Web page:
The Supreme Court categorically refused to ban people from bursting firecrackers during Diwali, saying it might be "dangerous" to infringe into the common man's right to enjoy his religious festivities.
Refusing the >plea made by three toddlers, who turned to the Supreme Court for relief against the air pollution caused by firecrackers during Diwali, a Bench led by Chief Justice H.L. Dattu said: "the court cannot stop people from bursting crackers in front of their homes."
The Chief Justice observed, "If we try to stop, he will say it is my right. Such a ban will lead to a dangerous situation. Chaos."
The court dismissed arguments made by senior advocate Abhishek Manu Singhvi to prescribe a time limit and even designate public spaces where people can burst crackers.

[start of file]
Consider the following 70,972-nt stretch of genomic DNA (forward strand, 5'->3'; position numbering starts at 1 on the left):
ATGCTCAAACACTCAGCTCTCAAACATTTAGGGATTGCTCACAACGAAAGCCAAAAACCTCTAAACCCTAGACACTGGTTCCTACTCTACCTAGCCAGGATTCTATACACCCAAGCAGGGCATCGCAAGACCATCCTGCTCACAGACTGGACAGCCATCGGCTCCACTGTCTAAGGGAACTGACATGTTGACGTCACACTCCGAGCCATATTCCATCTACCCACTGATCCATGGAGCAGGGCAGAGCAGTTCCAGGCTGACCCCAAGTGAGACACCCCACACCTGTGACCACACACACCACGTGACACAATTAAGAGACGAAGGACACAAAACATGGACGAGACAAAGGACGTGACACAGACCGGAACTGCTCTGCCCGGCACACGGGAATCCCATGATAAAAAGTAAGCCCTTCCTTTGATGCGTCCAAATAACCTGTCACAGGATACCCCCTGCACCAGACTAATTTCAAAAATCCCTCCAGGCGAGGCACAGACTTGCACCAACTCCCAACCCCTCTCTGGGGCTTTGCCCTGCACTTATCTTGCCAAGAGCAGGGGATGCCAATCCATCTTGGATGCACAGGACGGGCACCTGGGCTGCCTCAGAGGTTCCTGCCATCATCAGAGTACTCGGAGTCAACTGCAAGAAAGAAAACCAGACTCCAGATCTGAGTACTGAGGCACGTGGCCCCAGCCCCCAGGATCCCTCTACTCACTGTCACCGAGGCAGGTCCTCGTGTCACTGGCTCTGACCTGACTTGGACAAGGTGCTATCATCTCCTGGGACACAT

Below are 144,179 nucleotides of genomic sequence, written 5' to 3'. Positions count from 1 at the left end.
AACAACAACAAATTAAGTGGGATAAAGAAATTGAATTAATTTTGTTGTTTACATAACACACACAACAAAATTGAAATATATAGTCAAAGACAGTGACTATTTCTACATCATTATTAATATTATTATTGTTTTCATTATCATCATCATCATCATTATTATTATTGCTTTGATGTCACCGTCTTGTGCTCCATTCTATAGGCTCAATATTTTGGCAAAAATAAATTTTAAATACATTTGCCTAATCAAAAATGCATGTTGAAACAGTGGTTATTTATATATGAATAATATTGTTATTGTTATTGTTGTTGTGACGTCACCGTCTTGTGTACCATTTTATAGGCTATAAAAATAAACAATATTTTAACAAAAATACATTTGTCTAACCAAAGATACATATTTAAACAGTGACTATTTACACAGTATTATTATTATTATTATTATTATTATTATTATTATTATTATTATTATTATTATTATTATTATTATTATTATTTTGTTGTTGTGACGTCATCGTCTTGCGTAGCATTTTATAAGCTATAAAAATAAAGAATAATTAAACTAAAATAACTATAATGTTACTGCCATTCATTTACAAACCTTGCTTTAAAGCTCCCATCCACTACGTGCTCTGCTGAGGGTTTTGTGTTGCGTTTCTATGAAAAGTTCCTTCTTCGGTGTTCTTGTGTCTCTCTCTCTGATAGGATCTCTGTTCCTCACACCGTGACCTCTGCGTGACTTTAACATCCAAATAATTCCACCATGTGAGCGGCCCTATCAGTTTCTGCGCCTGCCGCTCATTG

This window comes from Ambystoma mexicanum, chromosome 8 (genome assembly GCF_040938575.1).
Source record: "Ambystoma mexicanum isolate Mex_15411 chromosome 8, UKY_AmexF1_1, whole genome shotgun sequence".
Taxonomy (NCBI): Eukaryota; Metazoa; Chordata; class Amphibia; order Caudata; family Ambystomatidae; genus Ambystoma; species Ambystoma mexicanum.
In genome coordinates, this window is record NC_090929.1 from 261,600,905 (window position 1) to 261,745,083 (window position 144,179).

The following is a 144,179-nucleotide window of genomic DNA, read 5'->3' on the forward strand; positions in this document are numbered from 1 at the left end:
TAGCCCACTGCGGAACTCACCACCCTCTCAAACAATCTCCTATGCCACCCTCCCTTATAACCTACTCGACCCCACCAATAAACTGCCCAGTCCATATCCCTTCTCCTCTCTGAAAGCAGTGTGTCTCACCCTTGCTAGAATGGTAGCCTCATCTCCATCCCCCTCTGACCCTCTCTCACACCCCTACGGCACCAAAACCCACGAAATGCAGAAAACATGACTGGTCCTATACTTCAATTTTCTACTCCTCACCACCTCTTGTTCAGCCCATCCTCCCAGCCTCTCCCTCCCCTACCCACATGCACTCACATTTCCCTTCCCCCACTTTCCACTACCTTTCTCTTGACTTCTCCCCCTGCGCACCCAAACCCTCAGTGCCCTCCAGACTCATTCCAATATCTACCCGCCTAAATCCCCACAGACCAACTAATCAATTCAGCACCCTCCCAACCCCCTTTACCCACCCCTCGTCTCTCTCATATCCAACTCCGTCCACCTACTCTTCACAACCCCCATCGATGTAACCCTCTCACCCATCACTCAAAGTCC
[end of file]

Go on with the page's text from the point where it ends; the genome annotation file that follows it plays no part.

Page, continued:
"Sorry. We cannot tell everybody to go to some Nehru maidan and burst crackers," the Chief Justice said.
The Bench, however, pulled up the Centre for not publishing advertisements widely in the media warning of health hazards and to follow regulations concerning noise pollution.
The court further reiterated its 2005 order prescribing time limit to avoid causing disturbance to the public during "night time".
In the 2005 order, the court had defined "night time" as the hours between 10 p.m. and 6 a.m.